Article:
Friday, October 28, 2011

Book Review: The Granny Square Book by Margaret Hubert

Granny and I have had an interesting relationship.  I'm not going to pretend to be one of those crocheters who has always been enchanted by granny squares.  For most of my life, granny squares were associated with tacky couches covered in clear plastic, saggy nylons, and the smell of mothballs.  (Perhaps I have revealed too much about my childhood. - Just kidding!!)

But seriously, it hasn't been until recently that I've see the versatility in this classic shape, the vibrant color potential, and {how fashionable granny squares can be}.  Granny's everywhere, y'all, and she's staying out late!

Image used with permission of publisher.

I can hardly believe my luck these days.  I got a review copy of The Granny Square Book: Timeless techniques & fresh ideas for crocheting square by square by *Margaret Hubert*. Margaret Hubert is a prolific crochet & knit designer, and she's been in this business since the 1960s. I heard about her on one of my favorite podcasts, Getting Loopy with Mary Beth Temple.

This book is beautiful, inspirational, and stunning.  There are 75 fresh g-square designs, and then the really exciting part- a whole section on designing with granny squares.  Some people say that all yarn crafters are designers- probably because we take patterns and switch up yarn colors, substitute yarns, and make each creation our own.  I agree with that, but there is also another level to design, which would be conceiving of an idea in your head, and figuring out how to make it real.  Pattern design could include using interesting construction techniques, and communicating those techniques so that they can be replicated.

Section by Section

Do yourself a favor- don't skip the intro section. It has some cute anecdotes from avid crocheters and familiar designers. :)  I even learned a new technique- the invisible join!

On to the designs! I LOVE square number one.  I'm seeing a gold scarf made from that one. :) These squares are very pretty and have tremendous potential. There are a lot of flower-centered motifs.  That would make a cute garden-themed blanket or handbag. Sometimes I just like to make motifs in sock yarn because they are pretty and I learn something.  Perhaps I shall try that for this book.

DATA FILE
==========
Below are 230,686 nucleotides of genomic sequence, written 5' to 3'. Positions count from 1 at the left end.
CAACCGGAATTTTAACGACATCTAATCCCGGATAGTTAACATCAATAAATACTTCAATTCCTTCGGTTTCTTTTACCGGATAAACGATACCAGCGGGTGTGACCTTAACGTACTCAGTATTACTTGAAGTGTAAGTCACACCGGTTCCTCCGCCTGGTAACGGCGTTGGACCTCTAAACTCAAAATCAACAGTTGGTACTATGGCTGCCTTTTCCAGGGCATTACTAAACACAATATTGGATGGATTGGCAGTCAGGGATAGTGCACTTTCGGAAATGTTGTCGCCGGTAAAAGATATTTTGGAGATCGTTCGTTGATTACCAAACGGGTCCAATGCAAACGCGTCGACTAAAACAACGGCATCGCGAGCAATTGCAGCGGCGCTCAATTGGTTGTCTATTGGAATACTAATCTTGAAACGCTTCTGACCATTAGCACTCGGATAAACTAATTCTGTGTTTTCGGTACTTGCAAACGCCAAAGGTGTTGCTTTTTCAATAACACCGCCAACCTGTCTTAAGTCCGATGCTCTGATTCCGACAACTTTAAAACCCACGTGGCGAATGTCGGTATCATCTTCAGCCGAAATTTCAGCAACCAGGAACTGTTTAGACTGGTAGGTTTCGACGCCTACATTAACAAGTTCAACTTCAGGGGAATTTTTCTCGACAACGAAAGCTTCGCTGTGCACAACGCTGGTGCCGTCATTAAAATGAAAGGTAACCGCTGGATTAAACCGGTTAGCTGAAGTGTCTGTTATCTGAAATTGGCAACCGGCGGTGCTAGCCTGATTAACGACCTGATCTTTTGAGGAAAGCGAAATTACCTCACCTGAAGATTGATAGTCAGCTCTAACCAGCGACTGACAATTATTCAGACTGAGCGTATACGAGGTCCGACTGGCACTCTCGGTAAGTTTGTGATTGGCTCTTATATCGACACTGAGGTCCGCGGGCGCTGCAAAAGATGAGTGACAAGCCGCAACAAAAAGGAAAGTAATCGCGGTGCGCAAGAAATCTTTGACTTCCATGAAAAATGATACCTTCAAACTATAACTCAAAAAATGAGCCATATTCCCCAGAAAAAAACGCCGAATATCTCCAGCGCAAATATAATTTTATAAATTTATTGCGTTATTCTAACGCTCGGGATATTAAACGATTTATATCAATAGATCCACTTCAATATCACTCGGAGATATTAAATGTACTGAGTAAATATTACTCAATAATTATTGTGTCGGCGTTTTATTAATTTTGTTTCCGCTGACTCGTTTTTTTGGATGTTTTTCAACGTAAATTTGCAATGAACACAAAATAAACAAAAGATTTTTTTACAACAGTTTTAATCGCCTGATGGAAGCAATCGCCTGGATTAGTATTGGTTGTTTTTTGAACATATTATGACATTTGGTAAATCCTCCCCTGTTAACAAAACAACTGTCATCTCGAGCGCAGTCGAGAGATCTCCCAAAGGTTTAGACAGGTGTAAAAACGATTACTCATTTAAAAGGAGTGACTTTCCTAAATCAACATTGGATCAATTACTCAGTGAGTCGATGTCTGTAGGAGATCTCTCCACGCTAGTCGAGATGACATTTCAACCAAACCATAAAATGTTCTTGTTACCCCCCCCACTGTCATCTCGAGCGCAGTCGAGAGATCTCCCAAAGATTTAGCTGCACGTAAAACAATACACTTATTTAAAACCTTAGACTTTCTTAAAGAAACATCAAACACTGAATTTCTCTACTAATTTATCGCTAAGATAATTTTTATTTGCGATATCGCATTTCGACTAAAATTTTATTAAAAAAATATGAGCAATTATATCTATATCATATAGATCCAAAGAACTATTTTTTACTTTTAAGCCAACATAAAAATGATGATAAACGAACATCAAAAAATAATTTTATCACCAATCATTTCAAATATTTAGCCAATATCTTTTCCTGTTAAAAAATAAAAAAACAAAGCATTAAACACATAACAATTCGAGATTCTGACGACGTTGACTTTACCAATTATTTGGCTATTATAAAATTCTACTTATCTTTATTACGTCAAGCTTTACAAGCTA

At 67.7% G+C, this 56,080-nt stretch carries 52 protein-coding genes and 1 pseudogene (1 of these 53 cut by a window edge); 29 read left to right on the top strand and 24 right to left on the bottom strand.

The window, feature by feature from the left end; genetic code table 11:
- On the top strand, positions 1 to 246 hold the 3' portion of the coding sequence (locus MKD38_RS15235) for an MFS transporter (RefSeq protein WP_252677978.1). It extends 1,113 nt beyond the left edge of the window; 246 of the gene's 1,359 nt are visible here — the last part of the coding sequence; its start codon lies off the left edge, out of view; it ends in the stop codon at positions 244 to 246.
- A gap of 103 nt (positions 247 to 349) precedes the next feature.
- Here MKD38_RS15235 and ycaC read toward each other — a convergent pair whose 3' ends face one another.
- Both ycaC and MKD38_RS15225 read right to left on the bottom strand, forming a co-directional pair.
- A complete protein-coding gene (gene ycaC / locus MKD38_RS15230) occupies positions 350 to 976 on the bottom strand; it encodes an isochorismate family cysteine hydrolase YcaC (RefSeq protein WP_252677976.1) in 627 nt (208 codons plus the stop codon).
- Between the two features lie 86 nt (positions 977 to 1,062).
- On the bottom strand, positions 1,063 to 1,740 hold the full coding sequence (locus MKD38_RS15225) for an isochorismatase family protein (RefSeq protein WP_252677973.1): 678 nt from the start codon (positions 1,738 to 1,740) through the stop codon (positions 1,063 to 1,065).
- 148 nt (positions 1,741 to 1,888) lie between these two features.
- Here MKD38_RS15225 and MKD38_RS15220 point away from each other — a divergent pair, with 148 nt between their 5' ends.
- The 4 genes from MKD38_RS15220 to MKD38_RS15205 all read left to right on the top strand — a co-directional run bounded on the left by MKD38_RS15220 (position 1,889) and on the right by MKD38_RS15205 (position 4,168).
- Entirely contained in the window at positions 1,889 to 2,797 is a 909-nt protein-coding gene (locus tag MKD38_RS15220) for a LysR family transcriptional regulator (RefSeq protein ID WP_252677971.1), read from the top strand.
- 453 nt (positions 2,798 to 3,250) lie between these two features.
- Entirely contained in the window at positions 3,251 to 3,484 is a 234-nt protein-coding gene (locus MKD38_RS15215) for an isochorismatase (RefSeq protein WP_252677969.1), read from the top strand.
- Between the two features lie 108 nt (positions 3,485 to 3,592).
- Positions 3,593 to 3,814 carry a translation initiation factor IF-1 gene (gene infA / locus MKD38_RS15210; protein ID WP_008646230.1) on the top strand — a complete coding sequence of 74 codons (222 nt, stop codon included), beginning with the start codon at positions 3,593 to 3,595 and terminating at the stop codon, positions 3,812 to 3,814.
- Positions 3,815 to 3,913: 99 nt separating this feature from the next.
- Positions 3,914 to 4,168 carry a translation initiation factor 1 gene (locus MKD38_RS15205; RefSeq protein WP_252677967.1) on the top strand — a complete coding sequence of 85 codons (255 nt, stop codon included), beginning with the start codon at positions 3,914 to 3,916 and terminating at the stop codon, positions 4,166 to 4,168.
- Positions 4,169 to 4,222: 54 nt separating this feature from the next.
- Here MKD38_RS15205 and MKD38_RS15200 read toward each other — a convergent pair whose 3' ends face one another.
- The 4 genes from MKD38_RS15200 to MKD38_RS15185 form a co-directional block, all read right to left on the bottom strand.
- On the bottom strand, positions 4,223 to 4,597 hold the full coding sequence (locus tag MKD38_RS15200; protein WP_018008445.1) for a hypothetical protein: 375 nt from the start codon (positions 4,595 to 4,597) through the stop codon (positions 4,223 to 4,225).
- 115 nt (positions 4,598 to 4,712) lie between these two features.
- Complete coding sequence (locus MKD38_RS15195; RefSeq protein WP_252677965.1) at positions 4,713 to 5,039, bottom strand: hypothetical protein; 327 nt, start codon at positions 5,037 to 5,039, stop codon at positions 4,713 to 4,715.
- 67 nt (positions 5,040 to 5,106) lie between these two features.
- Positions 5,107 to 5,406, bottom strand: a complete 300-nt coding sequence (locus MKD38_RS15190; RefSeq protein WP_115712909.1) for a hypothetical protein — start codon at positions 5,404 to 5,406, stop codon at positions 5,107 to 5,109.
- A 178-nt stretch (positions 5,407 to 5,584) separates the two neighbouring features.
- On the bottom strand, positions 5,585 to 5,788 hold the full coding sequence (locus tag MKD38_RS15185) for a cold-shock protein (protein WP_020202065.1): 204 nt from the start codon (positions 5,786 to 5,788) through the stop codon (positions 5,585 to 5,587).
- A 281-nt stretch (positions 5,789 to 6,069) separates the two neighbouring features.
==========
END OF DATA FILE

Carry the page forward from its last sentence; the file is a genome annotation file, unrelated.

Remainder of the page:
Here are three versions of square number one: Picot Square!  I'm doing a scarf made from these squares.

Pretty cool in this fuzzy yarn, eh?
Dare I make every single square? :)  If you want a sample, check out this post at Craftside, which includes a free sample pattern! 

You'll be happy to know that in addition to written instructions, Margaret provides clear schematics, and instructions for *half* squares in some designs.

The design section is different- in a good way!  It starts off simple, with several basic projects you can adapt using yarn and hook choice.  This is great because honestly, you can keep busy for quite a long time just doing these few simple projects.  But, of course, the section gets more in-depth and explains the process of graphing to design your granny projects.  Since we're working with squares, that makes a lot of sense!

There are progressively more intricate patterns, and each are laid out so that the crocheter *understands* them.  I remember when I first started crocheting with patterns.  It was a leap of faith.  I felt like I did when I would try a new form in origami- if I just follow these instructions, somehow I will magically come out with a form that looks like something.  With these patterns, the construction is explained, so I was able to get an idea of how it works before even beginning the project.

I particularly like the Yoga Tunic and Bag Pattern.  I may see these in my future.  I am also eying the Pillows with Panache.

Over all, it's a good book.  Lots of ideas here.  It's worth it for just the square designs, but there's so much more.

For more grannynspiration, definitely check out Sarah London, and the beautiful Things to Make and Do blog.  :)